Recently they have been observed gathered in groups of over 50 individuals, hunting in the tide rips. In the fall, grey seals take advantage of the cold, rich waters of the Estuary to feed before migrating to their winter reproduction and calving areas. In this regard, they head to the southern portion of the Gulf of St. Lawrence between Cape Breton and Prince Edward Islands, to the Northumberland Strait, Amet Island and Corps Mort Island.

Between April and June, grey seals moult on dry land. In the summer, they remain more or less solitary. They can be easily observed off shore, or close to shoal areas in the St. Lawrence Estuary and the Gulf of St. Lawrence. Some seals, mainly males, move up the Estuary, where they congregate between Île aux Fraises and the mouth of the Saguenay. They may leave haulout sites in search of food for several days at a time, or even longer when they travel upwards of forty kilometres or so from their rest areas. Solitary or in groups, they share with whales and seabirds a “buffet” of herring, capelin, crustaceans, etc.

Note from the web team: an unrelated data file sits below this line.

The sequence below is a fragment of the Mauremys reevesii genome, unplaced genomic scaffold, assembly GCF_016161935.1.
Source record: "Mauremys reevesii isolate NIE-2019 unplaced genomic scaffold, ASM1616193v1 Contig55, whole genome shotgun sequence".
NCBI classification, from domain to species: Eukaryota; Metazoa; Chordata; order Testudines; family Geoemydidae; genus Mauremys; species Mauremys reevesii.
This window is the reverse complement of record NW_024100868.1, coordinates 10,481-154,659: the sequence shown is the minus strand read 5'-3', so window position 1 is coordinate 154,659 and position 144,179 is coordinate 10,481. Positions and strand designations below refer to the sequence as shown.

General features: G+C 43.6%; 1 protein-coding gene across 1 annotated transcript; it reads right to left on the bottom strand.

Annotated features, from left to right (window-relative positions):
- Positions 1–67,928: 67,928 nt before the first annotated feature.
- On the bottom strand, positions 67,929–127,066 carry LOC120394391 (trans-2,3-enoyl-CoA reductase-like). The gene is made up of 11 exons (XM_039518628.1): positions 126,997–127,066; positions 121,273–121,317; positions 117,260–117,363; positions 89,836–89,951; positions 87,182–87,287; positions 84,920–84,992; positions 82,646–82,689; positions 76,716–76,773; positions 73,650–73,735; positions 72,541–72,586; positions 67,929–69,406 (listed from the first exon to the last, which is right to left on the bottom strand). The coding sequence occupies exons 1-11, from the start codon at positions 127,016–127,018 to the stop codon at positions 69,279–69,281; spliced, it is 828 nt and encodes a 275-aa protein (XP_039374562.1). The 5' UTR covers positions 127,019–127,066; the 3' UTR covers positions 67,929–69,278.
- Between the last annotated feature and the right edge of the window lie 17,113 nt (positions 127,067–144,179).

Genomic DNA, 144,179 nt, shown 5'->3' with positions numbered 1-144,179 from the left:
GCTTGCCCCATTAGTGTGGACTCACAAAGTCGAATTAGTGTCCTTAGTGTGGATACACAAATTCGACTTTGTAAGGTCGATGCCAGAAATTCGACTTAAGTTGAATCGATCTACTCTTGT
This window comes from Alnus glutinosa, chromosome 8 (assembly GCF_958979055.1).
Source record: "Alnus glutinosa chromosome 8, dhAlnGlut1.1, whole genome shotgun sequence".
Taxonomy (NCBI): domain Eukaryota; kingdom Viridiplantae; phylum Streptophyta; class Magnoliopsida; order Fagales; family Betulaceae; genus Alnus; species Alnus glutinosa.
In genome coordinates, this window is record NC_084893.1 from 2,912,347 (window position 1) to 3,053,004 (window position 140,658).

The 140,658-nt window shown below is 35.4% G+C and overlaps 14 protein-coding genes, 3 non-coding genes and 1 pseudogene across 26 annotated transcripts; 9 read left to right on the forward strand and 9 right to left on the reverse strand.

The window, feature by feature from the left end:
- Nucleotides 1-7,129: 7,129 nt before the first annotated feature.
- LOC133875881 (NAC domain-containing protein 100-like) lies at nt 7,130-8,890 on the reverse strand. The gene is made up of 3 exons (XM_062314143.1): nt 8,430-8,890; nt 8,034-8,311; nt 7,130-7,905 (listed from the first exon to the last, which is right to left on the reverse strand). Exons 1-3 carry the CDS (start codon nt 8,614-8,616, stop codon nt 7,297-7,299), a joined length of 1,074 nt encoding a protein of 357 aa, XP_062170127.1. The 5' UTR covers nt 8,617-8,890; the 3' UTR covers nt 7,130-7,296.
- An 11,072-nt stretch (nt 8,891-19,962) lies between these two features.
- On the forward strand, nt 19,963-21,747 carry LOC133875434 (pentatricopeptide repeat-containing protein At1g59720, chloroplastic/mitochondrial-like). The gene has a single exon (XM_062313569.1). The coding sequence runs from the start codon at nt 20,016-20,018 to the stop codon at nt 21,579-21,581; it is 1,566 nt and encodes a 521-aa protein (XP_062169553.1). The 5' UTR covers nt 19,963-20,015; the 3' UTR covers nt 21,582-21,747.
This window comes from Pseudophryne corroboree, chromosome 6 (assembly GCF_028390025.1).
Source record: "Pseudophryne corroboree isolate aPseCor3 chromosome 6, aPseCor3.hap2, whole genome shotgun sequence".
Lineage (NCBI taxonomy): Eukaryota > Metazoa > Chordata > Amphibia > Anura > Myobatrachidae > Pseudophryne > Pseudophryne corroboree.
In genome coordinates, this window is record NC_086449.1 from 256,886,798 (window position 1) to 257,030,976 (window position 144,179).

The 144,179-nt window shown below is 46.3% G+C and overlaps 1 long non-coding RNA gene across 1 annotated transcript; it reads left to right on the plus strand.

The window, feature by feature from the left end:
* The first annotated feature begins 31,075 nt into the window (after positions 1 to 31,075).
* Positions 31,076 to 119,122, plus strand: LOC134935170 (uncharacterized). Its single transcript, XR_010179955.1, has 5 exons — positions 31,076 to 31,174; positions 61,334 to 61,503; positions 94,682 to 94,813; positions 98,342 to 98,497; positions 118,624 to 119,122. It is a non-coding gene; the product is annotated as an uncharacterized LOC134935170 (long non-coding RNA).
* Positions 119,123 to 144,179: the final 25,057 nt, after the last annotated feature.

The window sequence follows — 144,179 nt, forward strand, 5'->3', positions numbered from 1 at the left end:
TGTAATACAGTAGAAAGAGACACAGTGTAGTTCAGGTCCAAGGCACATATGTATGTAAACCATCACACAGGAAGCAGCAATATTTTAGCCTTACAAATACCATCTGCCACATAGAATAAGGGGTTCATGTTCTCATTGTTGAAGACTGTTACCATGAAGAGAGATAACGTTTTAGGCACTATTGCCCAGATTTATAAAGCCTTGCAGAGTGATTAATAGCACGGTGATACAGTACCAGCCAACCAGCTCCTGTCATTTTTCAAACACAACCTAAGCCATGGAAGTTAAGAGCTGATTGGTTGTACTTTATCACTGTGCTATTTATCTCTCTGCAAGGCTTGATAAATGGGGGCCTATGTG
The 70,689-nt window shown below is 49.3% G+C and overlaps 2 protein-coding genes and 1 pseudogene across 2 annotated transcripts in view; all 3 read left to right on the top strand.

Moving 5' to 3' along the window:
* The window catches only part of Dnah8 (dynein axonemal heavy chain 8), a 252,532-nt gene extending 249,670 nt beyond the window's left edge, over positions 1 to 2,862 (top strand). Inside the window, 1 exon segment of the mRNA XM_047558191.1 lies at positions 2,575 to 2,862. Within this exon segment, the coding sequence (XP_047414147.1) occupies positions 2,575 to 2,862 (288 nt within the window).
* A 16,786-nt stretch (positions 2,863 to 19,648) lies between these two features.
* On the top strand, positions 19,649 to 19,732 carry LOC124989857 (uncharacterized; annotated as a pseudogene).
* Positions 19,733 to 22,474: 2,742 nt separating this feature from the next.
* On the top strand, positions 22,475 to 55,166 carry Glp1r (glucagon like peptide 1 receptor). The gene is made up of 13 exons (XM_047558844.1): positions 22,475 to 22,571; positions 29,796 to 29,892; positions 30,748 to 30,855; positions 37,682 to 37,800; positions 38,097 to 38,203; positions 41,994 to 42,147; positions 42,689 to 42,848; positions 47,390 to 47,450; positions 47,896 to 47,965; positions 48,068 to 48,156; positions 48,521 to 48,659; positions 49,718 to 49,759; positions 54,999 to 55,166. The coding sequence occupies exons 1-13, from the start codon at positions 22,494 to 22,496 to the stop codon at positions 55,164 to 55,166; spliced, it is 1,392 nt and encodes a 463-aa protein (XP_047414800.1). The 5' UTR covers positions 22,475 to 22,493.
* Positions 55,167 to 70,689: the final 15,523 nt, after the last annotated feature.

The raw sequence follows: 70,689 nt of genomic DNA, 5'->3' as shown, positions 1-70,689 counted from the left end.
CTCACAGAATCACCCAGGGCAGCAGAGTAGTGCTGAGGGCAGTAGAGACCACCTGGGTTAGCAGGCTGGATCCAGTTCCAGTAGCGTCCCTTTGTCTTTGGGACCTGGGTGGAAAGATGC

Grey seals are abundant in the St. Lawrence. In the Gulf, the size of the herd is estimated to number approximately 98,000 individuals and the population of the Northwest Atlantic is estimated at 505,000 individuals (Fisheries and Oceans Canada, 2014).

Whale Q&A - 27/10/2015

Camille Bégin Marchand

Camille Bégin Marchand has been employed for GREMM from 2013 to 2018. Although she began as a naturalist at the Marine Mammal Interpretation Centre, Camille’s interest in scientific writing would later land her a position on the Whales Online editorial team. With a passion for biology and a deep affection for the region, she is also pursuing a Master’s degree in forest sciences in collaboration with the Tadoussac Bird Observatory (OOT).

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